The Charleston Rifle Club, which was embroiled in controversy in late 2018 for rejecting its first Black candidate for membership, voted Monday evening to integrate the private organization after a member sponsored another Black candidate, Kenneth Battle.
Battle is a 33-year veteran of the U.S. Air Force, a retired chief master sergeant, who sits on the South Carolina Commission for Minority Affairs. He’s also a member of the Charleston Exchange Club, which rents the Rifle Club site along the Ashley River for its weekly meetings.
Battle was voted in Monday evening, along with 13 other men who are part of the Exchange Club, he said.
"It was a great night," he said. "Many of my friends and brothers are members there. It's all about serving, making the community better."
Battle is an active mentor of youth in the tri-county area and a participant in the newly launched Dignity Project in Summerville, which is meant to improve relations between police and the community.
He attributed the welcoming atmosphere at the Rifle Club to his familiarity with the organization and its members.
"I’m involved," Battle said. "I’ve been attending meetings at the Rifle Club through the Exchange Club of Charleston every Thursday."
If he sees something that needs to be done, he offers assistance, he said.
"I enjoy being around joyous people. To me, it's about people. We are all God’s children, and I just look at it that way."
Requests for comment left for current club president, Carlton Killian, were not answered.
Over the course of several months in 2018, several members advocated on behalf of Melvin Brown, an emergency room doctor, member of the Medical University of South Carolina’s board of trustees and 20-year Navy veteran, after he was put forth as a candidate.
Brown was "blackballed" even as 13 White candidates were admitted. The club votes using actual black and white balls. It only takes six black balls to scuttle a vote.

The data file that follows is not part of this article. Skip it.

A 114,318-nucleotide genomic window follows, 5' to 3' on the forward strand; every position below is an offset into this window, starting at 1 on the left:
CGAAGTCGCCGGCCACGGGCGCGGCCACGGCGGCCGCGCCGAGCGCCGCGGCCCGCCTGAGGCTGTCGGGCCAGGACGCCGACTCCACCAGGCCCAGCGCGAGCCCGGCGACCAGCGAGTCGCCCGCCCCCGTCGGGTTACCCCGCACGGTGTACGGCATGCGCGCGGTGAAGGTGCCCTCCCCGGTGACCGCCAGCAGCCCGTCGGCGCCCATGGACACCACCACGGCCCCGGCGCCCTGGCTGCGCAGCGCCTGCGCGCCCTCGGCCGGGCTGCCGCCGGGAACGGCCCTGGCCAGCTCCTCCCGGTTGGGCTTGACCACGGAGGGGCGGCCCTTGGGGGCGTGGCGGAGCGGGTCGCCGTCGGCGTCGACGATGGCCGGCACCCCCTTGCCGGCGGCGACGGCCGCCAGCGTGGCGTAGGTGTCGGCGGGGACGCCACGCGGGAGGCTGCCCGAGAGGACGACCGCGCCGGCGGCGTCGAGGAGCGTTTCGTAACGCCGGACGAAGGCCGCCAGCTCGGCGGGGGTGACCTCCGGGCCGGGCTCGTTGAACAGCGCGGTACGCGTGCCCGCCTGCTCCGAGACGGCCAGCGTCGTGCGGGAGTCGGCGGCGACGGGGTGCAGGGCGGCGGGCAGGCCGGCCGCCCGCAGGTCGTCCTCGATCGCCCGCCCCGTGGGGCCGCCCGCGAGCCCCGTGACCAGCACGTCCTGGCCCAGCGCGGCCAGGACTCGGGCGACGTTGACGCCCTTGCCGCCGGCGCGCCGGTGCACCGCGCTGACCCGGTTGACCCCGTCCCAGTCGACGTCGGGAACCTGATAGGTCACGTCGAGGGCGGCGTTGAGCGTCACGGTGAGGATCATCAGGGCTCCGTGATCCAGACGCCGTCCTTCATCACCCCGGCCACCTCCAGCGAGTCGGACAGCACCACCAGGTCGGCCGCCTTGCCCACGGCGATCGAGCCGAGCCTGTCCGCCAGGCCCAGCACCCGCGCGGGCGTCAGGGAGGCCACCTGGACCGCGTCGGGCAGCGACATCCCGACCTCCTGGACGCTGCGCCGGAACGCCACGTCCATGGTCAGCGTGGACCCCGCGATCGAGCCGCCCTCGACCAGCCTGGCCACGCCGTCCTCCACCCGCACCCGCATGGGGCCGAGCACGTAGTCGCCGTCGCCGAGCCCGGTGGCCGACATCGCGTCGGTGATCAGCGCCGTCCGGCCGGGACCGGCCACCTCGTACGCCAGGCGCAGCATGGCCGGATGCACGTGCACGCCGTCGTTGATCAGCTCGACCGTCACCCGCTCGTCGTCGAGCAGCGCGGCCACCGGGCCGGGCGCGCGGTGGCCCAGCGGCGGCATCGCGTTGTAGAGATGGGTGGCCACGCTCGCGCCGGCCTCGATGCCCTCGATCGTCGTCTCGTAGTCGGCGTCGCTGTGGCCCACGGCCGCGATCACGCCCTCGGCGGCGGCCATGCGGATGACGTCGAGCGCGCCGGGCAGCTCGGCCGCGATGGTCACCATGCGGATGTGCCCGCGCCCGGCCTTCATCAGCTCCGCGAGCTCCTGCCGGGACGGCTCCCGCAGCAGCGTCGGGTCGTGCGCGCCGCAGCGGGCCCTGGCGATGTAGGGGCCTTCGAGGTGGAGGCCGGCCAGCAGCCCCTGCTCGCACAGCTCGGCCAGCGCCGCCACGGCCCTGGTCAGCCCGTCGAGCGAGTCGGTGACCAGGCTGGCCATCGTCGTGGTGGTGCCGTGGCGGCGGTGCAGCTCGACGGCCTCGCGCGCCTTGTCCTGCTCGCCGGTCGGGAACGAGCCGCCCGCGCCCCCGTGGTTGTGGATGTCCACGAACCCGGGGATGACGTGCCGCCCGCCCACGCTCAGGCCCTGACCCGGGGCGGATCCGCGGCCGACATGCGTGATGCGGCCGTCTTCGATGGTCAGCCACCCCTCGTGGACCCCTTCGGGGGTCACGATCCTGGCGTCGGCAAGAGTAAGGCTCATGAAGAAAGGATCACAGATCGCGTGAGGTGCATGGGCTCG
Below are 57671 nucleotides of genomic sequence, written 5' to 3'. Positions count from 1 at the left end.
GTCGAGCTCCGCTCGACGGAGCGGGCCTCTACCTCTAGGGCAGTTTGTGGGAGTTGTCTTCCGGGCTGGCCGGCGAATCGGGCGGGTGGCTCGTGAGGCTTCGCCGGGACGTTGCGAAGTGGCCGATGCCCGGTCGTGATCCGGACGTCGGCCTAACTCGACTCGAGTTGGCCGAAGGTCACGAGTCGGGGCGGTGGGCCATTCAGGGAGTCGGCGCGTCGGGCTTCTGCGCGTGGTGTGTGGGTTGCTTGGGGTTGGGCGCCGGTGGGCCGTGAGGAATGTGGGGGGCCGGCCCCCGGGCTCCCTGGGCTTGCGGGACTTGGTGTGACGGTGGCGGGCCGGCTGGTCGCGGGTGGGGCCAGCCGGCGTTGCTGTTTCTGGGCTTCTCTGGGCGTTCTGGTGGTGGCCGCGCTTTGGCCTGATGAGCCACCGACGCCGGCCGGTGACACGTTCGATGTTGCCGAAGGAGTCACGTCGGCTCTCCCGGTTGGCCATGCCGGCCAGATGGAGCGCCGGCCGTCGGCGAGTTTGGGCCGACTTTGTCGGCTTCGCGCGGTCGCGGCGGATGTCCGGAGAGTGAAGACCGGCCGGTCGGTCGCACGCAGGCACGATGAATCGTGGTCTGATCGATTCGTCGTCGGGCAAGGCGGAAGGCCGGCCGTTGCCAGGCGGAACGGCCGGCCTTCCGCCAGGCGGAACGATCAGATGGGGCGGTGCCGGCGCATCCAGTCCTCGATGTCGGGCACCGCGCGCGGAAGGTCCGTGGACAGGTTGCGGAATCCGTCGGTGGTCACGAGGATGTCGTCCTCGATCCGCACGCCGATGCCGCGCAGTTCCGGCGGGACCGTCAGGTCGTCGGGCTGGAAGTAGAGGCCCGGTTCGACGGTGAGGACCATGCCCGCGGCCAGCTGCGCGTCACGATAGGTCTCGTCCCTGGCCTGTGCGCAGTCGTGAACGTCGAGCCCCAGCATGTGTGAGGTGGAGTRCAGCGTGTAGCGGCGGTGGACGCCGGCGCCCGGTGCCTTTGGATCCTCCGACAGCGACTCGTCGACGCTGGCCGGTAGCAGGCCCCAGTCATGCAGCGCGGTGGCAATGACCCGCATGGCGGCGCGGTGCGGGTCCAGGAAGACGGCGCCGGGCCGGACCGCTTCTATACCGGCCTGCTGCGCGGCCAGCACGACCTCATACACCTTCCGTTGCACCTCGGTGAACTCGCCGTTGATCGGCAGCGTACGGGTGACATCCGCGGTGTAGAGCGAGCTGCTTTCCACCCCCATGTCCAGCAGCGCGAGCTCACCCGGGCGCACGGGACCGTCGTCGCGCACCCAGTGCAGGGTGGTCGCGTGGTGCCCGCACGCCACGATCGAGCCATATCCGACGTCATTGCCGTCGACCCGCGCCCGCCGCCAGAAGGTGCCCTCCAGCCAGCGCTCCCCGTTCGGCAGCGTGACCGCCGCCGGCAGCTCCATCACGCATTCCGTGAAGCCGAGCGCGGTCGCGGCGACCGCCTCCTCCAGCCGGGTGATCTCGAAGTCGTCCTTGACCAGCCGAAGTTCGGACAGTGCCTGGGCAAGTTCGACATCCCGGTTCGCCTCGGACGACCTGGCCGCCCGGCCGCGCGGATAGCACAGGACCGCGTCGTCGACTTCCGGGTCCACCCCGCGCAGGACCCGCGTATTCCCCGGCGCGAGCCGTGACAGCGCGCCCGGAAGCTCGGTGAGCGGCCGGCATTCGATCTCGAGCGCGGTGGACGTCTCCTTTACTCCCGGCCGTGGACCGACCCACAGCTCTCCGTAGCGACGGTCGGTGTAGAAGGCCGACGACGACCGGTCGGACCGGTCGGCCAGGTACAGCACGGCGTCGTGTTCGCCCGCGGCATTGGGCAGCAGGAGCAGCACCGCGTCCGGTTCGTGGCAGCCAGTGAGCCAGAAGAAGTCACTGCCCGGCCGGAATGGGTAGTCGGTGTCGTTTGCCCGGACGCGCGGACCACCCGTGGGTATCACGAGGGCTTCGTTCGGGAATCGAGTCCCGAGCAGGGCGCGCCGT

At least two club members complained after the 2018 vote that Brown was not well-known at the club. They felt his candidacy was a political maneuver by younger members seeking to transform the organization.
Those younger members argued they were striving to bring the 165-year-old organization into the 21st century and test its commitment to veterans.
“Let me be the first to say congratulations to The Charleston Rifle Club for taking a step forward and inducting its first African American member (it was not me),” Brown posted to Facebook on Monday evening.
The failure to get Brown admitted after a yearlong effort provoked a schism in the club. A petition protesting Brown’s rejection was posted online, but the effort did not produce the change reform-minded members sought.
Some in the club resigned or refused to renew their membership. A few local organizations that used the facility for meetings and bowling events — the College of Charleston, Porter-Gaud School, March of Dimes and Kiwanis Club of Charleston — severed ties.
The developments only angered the leadership, who viewed the reformers’ campaign as a threat to the well-being of the club.
In the Rifle Club’s December 2018 newsletter, The Gunsite, then-president Dru Patterson acknowledged the unrest.
“Sadly some members use threats to membership and using outside the club sources to try to change the membership’s will,” he wrote. “Perhaps instead of trying to undermine our club these members could try to work for a system that can work for the betterment of our club, finding methods to improve, not destroy or threaten should be all our goal for the new year.”
In June 2019, the membership voted on a resolution to change the club's bylaws, replacing an election rule that enables just six people to blackball a candidate and refuse him membership, with one that calls for a minimum of 25 percent of voting members to reject a candidate’s admission to the club. The vote for reform, which needed a two-thirds majority, failed by 11 votes.
The Charleston Rifle Club was started in 1855 as the German Rifle Club, a place where German immigrants could gather and organize in ways that would facilitate assimilation into local society. The Charleston area had perhaps 10 rifle clubs at the time, according to historian Jeff Strickland, a professor at Montclair State University in New Jersey.
The Germans preferred throwing parties, including the Schuetzenfest, or annual spring Mardi Gras attended by many city residents. Most of them were merchants interested more in serving their customers than antebellum politics. But as the Civil War loomed, they were forced to take sides. Before long, the German Rifle Club was part of a constellation of active militias that would help turn back Reconstruction and enforce Jim Crow.
Today, membership in the club is limited to male U.S. citizens at least 21 years old and “of good moral character.”
The club’s bylaws state: “The Purpose of the Charleston Rifle Club is to promote the welfare of its members, various charitable organizations and to maintain and strengthen American patriotism and good fellowship.”